Thursday of the Fifth Week in Ordinary Time
February 11, 2021
Genesis 2:18-25; Psalm 128:1-2, 3, 4-5; Mark 7:24-30

Audio Recording

How many of you are dog lovers? Christine and I certainly are. We have two English Mastiffs and a Chihuahua. In case you are wondering, the Chihuahua is the alpha dog of this pack.

Jesus calls the Greek woman in today’s gospel a dog. At this time in history dogs didn’t enjoy the same status as they do today in our culture. Dogs were not the adorable pets they are today in the United States, where in 2019 we spent $95.7 billion on our pets. They share our homes, our beds and we excuse them when they chew up our furniture or our shoes.

In Jesus time it was different. People had an entirely different view of dogs. Physical violence toward dogs was considered acceptable. There was no PETA to call out crimes against dogs. Dogs had a very low status in ancient Israel and when someone was called a dog, it meant that they were considered to be evil.

To the Jews, anyone who was not a Jew was a dog. Such was the Greek woman Jesus encounters today. Like any Jew of the day would think, Jesus initially considered her to be a dog, not worthy of his time or attention. But when he witnessed her faith, he thought differently. Her faith was what was most important to him, not her ethnicity.

When I read this gospel passage, I think of what it is about my dogs that I love so much. I think about their characteristics that endear them to me and how these qualities of my dogs should translate to my faith, to my devotional life.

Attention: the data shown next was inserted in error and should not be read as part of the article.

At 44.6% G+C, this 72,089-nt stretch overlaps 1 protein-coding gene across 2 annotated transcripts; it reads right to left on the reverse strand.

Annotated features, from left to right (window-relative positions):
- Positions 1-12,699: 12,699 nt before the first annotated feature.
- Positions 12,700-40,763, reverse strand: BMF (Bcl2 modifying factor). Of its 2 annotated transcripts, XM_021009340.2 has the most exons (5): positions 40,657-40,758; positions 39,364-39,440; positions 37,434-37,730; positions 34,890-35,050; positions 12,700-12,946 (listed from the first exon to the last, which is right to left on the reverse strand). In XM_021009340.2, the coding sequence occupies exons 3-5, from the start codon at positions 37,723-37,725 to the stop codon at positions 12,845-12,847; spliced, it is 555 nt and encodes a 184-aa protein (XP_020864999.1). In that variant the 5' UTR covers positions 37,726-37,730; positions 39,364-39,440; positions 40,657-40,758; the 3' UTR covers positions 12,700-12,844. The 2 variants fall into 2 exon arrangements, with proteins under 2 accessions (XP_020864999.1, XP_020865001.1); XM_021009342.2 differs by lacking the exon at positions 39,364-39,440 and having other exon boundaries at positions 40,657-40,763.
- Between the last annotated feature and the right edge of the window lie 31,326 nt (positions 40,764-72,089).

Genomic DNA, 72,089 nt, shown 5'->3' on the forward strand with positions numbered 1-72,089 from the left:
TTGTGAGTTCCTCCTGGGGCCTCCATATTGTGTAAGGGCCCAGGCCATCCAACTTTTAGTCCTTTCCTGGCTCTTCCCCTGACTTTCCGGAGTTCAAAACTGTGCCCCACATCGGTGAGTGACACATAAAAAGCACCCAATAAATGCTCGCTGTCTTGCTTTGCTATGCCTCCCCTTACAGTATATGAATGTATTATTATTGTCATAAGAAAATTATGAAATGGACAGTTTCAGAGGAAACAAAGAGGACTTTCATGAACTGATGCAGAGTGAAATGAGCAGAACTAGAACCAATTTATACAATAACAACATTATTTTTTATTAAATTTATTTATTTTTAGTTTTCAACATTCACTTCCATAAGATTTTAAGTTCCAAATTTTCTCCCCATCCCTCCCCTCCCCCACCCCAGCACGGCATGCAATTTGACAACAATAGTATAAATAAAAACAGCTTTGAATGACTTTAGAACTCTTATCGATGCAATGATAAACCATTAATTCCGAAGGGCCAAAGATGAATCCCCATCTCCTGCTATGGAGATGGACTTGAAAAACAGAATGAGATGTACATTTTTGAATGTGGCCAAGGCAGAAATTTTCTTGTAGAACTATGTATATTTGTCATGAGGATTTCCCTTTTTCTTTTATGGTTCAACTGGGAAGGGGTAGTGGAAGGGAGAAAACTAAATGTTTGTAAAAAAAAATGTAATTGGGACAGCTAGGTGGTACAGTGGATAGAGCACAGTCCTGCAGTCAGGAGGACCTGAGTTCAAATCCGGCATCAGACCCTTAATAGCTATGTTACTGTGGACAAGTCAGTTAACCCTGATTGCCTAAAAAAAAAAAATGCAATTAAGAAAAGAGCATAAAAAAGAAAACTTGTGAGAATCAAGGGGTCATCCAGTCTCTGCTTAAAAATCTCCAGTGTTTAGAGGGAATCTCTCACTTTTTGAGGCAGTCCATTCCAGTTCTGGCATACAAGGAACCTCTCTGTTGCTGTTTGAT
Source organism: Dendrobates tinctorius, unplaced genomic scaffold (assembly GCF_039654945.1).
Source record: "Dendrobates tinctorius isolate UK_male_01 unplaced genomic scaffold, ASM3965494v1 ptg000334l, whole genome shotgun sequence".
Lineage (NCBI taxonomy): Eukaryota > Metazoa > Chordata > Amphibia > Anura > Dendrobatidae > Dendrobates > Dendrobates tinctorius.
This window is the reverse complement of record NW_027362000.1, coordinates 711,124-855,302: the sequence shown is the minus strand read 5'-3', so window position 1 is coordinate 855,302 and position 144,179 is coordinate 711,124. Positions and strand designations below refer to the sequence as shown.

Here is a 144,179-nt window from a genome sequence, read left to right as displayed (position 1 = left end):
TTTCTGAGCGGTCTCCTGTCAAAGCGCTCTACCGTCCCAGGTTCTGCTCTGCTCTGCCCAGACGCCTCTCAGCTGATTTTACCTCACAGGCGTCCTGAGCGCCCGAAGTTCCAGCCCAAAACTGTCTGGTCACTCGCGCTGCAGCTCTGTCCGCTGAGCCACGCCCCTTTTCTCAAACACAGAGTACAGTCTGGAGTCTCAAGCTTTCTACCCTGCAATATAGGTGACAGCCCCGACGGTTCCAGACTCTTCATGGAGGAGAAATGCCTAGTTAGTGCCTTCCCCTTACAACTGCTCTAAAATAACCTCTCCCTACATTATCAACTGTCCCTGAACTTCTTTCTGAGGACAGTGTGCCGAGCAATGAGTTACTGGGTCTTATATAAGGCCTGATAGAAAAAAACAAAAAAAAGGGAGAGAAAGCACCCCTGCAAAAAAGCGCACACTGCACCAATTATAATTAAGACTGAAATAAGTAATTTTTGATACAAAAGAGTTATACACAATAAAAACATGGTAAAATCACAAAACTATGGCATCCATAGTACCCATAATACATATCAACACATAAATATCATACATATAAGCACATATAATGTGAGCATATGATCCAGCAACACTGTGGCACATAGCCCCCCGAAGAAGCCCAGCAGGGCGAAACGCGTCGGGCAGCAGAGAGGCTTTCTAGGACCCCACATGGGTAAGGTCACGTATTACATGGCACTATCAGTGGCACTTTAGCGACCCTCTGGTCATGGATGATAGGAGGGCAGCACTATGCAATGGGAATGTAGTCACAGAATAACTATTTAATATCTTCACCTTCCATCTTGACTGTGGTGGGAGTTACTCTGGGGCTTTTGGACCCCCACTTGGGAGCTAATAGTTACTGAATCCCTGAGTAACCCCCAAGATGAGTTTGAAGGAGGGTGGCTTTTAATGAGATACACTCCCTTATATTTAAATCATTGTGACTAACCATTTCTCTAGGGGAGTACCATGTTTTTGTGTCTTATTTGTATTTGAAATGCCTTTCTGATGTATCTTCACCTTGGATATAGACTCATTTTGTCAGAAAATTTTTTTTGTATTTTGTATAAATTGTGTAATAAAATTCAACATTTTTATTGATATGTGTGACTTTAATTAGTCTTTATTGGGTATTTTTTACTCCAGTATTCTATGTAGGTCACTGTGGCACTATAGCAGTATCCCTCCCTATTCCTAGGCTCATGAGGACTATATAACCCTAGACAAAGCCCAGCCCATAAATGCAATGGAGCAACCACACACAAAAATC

A dog is faithful. No matter what we do or say to them, they always love us. They wait for us to return when we leave them. A dog is always excited to see us when we’ve been away. They look at us with eyes of devotion. We are the master for whom they would do anything. Are we as faithful to our professed Christian beliefs as our dogs are to us?

A dog is obedient, at least the well-trained ones are. It doesn’t take more than a simple treat to get and keep a dog’s attention. They do what we tell them to do, when we tell them to do it. This endears them to us, just as it pleases God when we are obedient to his teachings, the teachings of his Church and the demands of our faith.

Dogs are grateful. When we give them our attention and love, they return it by giving us their undivided attention and their grateful gaze. Are we are as grateful to God for all he has done for us, as our dogs are to us?

Finally, a dog is persistent. When a dog wants something it lets us know and won’t stop asking until it either gets what it wants or we command it to go away. And even if we tell a dog to go away, it will come back later to ask again. Like the Greek woman, a dog doesn’t give up. Are we as persistent in our prayer life as a dog is when it wants something? Throughout scripture God tells us to be persistent and he rewards us for it.

We can all learn a great deal about faithfulness, obedience, gratitude and persistence from our dogs. My prayer is that my faith life and yours might become more and more like that of a faithful dog to his master.

I pray that we might always be willing to drop everything to listen to him, no matter the circumstances. That we might always be obedient to his will and show our appreciation for everything he does for us. Finally, may we never be afraid to persistently petition God for our needs and for the needs of others, even when he doesn’t seem to be answering our prayers.

Dear friends, let us ask our Master to inspire us to become more and more like a faithful and obedient dog, listening to and acting upon his words, staying close to his side all the days of our lives. Like the Greek woman in today’s gospel reading, let us show him our great faith in his love and concern for each of us. Let us never doubt his desire to heal us from our infirmities and to forgive us our sins.